Emerging Infectious Diseases (EID) are referred to as diseases that are newly recognized or diseases whose incidence has increased over time. It may be a disease that we know of and that still persists. When some of these diseases do not directly affect us, these diseases are not given attention and are ignored. The significance of the Environment, Vector, and the Host play a pivotal role in predicting and managing diseases. A disease might be a focus of renewed concern because their may be a genetic change, which can make the disease more serious, become resistant to antibiotics, or the disease might move into new communities. People who would be carrying the disease would easily spread it to more vulnerable people, and that would require a high level of herd immunity to prevent it from spreading.
A few drivers of emerging infectious diseases have contributed to the re-emergence andspread of the Zika Virus. Over time, an epidemic of Zika has spread throughout North and South, “estimating 3.9 billion people at risk” (Shragai, T., Tesla, B., Murdock, C., & Harrington, L. C., 2017). The growing burden of the Zika virus has raised questions about how the disease itself, its transmission routes, and people’s behaviours have evolved as it spread into new areas and places that were never thought of being encountered. This mosquito-borne virus infection has spread because of the living intermediate, known as the vector. To define its environment, the biotic and abiotic factors of the disease agent have a major influence on the host, which involve humans and animals in a particular type of climate in a defined environment.
Climate change has contributed to the re-emergence of Zika virus. Environmental drivers such as “temperature, humidity, and rainfall patterns” have induced the transmission itself (Shragai et al., 2017). When the mosquito interacts with the abiotic environment, factors such as “climate, water storage, and urbanization and land use” come into play when the mosquito comes into contact with them (Shragai et al., 2017). Interactions with the biotic environment, including “competitors, the number of hosts available, and human movement and change” are the living intermediates’ sources for progression (Shragai et al., 2017). How “competent the vector is, its resistance to insecticides, its life history and its host preferences” are factors that make up the geographic variation in the mode of transmission (Shragai et al., 2017). The disease agents’ “capacity to transmit disease, its abundance, and its distribution” then contribute to the overall level of global disease transmission of the Zika virus (Shragai et al., 2017).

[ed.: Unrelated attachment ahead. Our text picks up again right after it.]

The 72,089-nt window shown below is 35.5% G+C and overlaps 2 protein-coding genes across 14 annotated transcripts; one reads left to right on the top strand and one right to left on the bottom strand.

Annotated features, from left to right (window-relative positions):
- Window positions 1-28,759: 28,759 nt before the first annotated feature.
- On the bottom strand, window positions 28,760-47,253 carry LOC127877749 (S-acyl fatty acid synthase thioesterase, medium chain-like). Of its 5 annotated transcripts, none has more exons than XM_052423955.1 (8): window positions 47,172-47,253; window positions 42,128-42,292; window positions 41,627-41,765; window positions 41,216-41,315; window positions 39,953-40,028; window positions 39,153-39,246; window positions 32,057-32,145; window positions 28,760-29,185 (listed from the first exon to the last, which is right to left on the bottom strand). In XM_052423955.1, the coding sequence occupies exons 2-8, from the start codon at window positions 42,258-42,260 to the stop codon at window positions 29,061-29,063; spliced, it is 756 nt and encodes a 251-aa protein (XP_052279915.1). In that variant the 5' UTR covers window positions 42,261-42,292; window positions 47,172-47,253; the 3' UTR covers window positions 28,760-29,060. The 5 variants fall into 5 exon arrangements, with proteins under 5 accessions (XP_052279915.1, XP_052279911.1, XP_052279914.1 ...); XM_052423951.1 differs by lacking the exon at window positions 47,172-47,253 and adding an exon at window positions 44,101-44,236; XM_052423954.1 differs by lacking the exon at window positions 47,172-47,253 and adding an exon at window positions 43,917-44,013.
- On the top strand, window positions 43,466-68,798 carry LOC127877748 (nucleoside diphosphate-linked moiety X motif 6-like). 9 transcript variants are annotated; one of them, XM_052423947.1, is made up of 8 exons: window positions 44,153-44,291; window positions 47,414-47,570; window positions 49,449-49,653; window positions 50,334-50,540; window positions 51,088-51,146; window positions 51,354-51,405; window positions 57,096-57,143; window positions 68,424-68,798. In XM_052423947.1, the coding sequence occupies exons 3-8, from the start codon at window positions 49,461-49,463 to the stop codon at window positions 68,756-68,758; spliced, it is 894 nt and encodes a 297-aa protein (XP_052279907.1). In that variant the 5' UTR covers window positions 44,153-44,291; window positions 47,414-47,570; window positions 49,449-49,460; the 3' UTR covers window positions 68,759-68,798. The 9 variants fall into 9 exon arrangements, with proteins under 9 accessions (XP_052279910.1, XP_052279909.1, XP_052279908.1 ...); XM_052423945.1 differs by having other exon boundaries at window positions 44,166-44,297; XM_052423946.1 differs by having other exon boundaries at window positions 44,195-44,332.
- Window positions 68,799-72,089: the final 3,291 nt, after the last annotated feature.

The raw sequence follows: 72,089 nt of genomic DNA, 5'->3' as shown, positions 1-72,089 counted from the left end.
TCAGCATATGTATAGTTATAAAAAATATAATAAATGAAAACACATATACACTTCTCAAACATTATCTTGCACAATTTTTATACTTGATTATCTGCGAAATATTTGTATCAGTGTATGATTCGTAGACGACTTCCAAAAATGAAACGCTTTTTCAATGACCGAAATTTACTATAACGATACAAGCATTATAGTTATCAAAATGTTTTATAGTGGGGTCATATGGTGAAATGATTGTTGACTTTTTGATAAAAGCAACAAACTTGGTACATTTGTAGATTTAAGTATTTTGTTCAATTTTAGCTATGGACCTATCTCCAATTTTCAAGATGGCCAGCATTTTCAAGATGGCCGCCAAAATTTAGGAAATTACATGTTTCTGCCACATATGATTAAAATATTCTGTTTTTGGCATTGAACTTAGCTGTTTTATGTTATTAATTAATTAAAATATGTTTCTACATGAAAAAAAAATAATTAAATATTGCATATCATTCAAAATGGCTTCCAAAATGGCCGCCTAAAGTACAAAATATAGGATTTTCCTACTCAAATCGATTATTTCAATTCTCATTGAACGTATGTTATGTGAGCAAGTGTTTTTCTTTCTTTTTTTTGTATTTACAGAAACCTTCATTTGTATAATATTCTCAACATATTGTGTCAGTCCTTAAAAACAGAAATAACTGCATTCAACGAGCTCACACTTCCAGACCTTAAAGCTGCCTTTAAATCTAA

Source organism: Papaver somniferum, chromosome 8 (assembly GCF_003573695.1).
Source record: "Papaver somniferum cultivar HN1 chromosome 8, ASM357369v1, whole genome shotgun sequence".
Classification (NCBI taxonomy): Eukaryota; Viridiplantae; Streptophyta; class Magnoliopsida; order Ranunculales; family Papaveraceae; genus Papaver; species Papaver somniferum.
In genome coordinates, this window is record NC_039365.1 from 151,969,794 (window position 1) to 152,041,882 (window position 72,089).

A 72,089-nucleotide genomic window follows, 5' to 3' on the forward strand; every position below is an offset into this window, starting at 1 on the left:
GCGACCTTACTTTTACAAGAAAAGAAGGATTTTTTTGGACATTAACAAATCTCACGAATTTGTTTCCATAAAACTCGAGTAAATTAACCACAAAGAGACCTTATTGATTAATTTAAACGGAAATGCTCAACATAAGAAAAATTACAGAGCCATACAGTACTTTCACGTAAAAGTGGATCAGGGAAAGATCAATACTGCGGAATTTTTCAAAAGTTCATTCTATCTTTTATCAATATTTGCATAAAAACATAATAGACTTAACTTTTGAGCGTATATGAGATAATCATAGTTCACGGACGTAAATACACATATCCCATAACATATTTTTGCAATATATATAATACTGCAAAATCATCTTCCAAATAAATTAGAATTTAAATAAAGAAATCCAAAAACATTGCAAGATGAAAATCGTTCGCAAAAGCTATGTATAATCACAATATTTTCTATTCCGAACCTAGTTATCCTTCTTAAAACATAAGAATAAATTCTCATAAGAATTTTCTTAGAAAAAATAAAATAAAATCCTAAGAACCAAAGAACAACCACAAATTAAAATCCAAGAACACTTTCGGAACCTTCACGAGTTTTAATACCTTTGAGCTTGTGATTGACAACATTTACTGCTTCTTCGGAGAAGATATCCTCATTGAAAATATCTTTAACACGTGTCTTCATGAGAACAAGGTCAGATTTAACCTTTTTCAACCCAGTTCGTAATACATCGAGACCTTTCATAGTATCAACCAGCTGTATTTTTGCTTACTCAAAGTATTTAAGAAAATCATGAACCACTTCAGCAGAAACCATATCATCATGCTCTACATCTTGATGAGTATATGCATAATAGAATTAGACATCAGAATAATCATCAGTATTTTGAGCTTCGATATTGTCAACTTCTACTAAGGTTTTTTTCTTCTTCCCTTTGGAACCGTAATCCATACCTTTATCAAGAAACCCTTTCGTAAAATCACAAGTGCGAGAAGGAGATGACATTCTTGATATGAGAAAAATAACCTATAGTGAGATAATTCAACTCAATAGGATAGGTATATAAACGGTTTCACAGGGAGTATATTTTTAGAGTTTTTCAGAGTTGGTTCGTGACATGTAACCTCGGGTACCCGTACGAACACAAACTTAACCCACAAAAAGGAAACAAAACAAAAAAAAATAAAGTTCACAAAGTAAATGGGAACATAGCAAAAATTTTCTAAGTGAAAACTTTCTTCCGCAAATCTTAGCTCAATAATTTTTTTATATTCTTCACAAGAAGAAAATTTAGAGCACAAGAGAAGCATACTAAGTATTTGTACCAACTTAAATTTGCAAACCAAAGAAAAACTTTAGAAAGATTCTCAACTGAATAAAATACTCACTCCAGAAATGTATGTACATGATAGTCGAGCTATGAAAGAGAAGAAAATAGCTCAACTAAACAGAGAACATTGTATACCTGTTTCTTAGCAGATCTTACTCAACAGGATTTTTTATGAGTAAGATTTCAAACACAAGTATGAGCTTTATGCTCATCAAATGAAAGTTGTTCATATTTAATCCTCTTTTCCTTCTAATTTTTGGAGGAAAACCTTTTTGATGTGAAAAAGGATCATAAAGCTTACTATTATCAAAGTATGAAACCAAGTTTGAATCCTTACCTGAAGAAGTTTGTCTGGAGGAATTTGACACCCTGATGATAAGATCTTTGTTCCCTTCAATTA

The type of environment is also an important part because it poses as the vectors’ breeding grounds, particularly still water. It creates space for the vector population to flourish in the natural ecosystem. Along with the environment, poverty is associated with higher risk of infectious disease. It may lead to “inadequate vector control and prevention programs and negligible healthcare infrastructure” (Mavian et. al, 2019). Warming temperatures and more rainfall contribute to the re-emergence of the Zika virus because the vector can easily adapt to its surroundings and produce in high amounts in warmers temperatures. This is a result of climate change and global warming. Human demographics and behaviour is another driver that contributes to the re-emergence of the Zika virus. The movement of humans throughout history has introduced certain species into certain populations. Activities such as “deforestation due to human settlement and agriculture, involving irrigation” affect the transmission and increased production of mosquitos (Mavian et. al, 2019).
It also all depends on the size of the population, meaning the larger and denser the population is, the faster the Zika virus can spread. Tropical islands in the Pacific and Indian Ocean inhibit a tropical climate, with hot and humid weather, abundant rainfall, and a wet and dry season, therefore mosquitos are more likely able to develop and adapt to their surroundings in this particular climate and weather. As the Zika virus’ “incubation period is 3-12 days”, it is an “epidemic in the Caribbean, Central and South America” (Poulakou & Plachouras, 2016). Characteristics of the Zika virus, particularly people at risk, include travelers and residents. There had been a reported “sexual transmission of the Zika virus around June 14, 2016 in central america” (Poulakou & Plachouras, 2016).
- Mavian, C., Dulcey, M., Munoz, O., Salemi, M., Vittor, A. Y., & Capua, I. (2019). Islands as Hotspots for Emerging Mosquito-Borne Viruses: A One-Health Perspective. Viruses (1999-4915), 11(1), 11. Retrieved from https://doi-org.ezproxy.langara.bc.ca/10.3390/v11010011
- Poulakou, G., & Plachouras, D. (2016). Planet’s population on the move, infections on the rise. Intensive Care Medicine, 42(12), 2055. Retrieved from https://eds-b-ebscohost-com.ezproxy.langara.bc.ca/eds/pdfviewer/pdfviewer?vid=0&sid=cfe49a49-1a48-4610-b9c3-87b53721656f%40sessionmgr120
- Shragai, T., Tesla, B., Murdock, C., & Harrington, L. C. (2017). Zika and chikungunya: mosquito-borne viruses in a changing world. Annals Of The New York Academy Of Sciences, 1399(1), 61–77. Retrieved from https://doi-org.ezproxy.langara.bc.ca/10.1111/nyas.13306 https://doi-org.ezproxy.langara.bc.ca/10.3390/v11010011